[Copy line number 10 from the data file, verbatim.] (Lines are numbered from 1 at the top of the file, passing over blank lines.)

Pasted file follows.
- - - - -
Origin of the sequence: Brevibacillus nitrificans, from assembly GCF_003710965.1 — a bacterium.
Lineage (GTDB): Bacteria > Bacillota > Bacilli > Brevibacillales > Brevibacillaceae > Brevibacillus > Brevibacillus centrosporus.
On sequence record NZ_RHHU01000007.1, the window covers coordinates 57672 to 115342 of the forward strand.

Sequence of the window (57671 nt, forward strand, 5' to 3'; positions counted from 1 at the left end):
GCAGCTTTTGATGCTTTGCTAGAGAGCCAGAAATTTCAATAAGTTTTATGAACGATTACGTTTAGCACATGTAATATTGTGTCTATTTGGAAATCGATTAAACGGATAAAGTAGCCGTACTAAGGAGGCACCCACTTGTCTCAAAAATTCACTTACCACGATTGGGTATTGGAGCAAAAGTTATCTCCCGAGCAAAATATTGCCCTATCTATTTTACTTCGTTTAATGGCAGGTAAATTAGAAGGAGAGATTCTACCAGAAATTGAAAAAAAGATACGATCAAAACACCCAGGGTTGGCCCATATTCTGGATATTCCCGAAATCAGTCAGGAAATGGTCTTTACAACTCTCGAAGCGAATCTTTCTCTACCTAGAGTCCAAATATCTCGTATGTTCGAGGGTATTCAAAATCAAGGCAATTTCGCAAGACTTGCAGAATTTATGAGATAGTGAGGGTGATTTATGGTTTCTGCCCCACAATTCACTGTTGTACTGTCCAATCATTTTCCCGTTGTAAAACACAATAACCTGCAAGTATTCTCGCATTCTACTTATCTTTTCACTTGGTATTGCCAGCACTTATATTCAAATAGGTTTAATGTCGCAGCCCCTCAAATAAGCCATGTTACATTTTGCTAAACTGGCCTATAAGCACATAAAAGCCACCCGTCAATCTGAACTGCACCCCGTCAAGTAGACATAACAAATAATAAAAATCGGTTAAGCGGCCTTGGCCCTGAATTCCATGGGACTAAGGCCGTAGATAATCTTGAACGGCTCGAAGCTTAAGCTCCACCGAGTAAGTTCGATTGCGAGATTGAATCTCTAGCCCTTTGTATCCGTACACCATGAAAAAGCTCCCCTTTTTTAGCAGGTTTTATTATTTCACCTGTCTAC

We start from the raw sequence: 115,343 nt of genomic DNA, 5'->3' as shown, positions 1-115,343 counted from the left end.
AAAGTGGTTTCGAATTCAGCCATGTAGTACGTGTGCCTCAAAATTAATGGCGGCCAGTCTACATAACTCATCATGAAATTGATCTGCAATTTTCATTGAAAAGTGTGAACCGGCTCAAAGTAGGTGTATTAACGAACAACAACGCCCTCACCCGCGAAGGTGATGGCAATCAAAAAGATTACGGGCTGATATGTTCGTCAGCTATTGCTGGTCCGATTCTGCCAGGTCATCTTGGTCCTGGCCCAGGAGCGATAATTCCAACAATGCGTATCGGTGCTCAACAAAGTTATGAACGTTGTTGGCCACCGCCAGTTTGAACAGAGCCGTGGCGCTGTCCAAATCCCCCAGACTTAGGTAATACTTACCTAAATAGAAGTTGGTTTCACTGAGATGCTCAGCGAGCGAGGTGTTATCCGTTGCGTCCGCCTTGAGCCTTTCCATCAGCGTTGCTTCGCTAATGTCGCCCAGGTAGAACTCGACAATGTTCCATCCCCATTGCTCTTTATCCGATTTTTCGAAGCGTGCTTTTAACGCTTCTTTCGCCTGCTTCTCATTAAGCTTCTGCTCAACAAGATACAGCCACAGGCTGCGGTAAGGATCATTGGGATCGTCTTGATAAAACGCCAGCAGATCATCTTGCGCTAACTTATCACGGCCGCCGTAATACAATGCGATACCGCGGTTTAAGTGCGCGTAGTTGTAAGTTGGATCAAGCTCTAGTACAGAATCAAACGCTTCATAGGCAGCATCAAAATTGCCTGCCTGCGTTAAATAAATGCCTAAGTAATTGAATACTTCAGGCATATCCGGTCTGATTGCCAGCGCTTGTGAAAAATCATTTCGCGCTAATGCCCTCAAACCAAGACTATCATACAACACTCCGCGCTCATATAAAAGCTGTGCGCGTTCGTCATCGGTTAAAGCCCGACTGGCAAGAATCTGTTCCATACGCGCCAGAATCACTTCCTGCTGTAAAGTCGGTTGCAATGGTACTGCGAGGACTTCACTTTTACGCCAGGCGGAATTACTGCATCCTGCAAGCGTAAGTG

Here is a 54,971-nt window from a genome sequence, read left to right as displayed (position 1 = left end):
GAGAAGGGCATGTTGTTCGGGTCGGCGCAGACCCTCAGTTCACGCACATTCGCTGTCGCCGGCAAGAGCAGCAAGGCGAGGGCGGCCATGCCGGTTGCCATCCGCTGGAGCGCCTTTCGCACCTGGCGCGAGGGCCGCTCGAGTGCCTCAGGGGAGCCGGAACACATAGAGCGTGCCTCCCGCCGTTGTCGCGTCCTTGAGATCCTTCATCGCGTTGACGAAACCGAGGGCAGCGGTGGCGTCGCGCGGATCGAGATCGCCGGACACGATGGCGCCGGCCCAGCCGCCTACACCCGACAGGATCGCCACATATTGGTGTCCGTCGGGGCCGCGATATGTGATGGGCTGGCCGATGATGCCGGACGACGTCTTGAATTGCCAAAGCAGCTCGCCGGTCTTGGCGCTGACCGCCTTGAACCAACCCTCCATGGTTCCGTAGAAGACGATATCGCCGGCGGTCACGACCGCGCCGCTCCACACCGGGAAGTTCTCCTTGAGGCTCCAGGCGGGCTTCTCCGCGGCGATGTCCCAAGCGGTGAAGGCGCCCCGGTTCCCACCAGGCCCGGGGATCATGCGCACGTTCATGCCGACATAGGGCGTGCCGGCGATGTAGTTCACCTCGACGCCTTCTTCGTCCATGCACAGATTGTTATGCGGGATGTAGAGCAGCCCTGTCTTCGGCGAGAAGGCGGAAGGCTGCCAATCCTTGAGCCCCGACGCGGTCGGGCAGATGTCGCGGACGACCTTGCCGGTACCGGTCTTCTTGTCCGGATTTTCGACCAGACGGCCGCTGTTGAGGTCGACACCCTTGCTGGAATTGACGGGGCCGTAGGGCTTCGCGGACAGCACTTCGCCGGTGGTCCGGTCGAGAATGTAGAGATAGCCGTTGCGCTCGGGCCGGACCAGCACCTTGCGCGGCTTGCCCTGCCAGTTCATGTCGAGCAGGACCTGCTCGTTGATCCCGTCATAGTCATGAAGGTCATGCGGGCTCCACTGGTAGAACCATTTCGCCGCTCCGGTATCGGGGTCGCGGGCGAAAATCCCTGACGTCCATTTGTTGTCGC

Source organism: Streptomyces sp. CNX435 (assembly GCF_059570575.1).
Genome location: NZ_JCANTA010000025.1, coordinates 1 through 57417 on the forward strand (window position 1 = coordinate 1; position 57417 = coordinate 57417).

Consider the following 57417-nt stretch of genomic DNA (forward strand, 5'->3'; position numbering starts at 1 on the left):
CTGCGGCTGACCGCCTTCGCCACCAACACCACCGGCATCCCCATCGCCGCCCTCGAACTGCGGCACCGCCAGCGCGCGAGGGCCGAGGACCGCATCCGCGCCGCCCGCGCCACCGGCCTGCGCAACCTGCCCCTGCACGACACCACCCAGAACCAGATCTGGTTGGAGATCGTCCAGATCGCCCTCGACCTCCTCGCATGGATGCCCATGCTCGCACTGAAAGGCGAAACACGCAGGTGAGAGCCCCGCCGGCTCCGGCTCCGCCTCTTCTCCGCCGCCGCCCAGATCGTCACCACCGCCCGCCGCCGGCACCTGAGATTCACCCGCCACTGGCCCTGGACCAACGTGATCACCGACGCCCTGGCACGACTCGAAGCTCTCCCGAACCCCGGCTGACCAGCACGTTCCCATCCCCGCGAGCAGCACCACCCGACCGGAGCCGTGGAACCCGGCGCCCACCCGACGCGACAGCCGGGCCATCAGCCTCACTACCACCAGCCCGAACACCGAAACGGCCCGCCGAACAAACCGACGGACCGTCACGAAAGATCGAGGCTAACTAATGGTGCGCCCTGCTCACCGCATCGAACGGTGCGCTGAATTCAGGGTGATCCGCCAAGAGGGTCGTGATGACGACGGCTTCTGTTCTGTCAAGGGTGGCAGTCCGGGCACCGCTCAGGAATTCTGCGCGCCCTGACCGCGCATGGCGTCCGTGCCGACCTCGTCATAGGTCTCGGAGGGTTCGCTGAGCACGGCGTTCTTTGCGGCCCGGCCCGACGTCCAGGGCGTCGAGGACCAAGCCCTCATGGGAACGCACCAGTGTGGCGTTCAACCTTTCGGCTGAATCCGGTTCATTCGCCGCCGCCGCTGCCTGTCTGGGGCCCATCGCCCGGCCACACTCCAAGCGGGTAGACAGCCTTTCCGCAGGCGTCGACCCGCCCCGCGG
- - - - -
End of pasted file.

Source organism: Streptomyces sp. CNX435 (assembly GCF_059570575.1).